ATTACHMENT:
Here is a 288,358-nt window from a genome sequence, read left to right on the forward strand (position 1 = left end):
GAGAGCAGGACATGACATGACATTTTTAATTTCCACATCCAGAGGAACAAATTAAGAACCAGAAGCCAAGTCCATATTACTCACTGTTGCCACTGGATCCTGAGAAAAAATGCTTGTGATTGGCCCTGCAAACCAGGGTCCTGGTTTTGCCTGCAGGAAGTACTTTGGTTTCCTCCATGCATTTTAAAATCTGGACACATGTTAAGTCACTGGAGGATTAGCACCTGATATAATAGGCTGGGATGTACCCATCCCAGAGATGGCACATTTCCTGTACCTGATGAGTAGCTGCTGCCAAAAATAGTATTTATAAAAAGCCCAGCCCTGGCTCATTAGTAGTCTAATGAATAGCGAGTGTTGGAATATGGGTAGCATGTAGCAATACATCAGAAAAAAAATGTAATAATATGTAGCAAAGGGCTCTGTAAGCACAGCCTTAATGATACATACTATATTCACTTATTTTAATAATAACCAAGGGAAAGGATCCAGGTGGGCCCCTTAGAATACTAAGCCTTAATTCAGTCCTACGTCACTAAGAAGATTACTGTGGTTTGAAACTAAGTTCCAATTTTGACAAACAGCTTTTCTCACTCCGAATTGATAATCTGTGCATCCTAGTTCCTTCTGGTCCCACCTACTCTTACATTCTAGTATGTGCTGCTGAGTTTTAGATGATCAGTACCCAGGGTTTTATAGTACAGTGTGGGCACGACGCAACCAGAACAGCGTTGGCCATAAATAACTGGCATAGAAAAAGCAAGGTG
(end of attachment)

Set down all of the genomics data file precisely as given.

Here is a 288,358-nt window from a genome sequence, read left to right on the forward strand (position 1 = left end):
GAGAGCAGGACATGACATGACATTTTTAATTTCCACATCCAGAGGAACAAATTAAGAACCAGAAGCCAAGTCCATATTACTCACTGTTGCCACTGGATCCTGAGAAAAAATGCTTGTGATTGGCCCTGCAAACCAGGGTCCTGGTTTTGCCTGCAGGAAGTACTTTGGTTTCCTCCATGCATTTTAAAATCTGGACACATGTTAAGTCACTGGAGGATTAGCACCTGATATAATAGGCTGGGATGTACCCATCCCAGAGATGGCACATTTCCTGTACCTGATGAGTAGCTGCTGCCAAAAATAGTATTTATAAAAAGCCCAGCCCTGGCTCATTAGTAGTCTAATGAATAGCGAGTGTTGGAATATGGGTAGCATGTAGCAATACATCAGAAAAAAAATGTAATAATATGTAGCAAAGGGCTCTGTAAGCACAGCCTTAATGATACATACTATATTCACTTATTTTAATAATAACCAAGGGAAAGGATCCAGGTGGGCCCCTTAGAATACTAAGCCTTAATTCAGTCCTACGTCACTAAGAAGATTACTGTGGTTTGAAACTAAGTTCCAATTTTGACAAACAGCTTTTCTCACTCCGAATTGATAATCTGTGCATCCTAGTTCCTTCTGGTCCCACCTACTCTTACATTCTAGTATGTGCTGCTGAGTTTTAGATGATCAGTACCCAGGGTTTTATAGTACAGTGTGGGCACGACGCAACCAGAACAGCGTTGGCCATAAATAACTGGCATAGAAAAAGCAAGGTG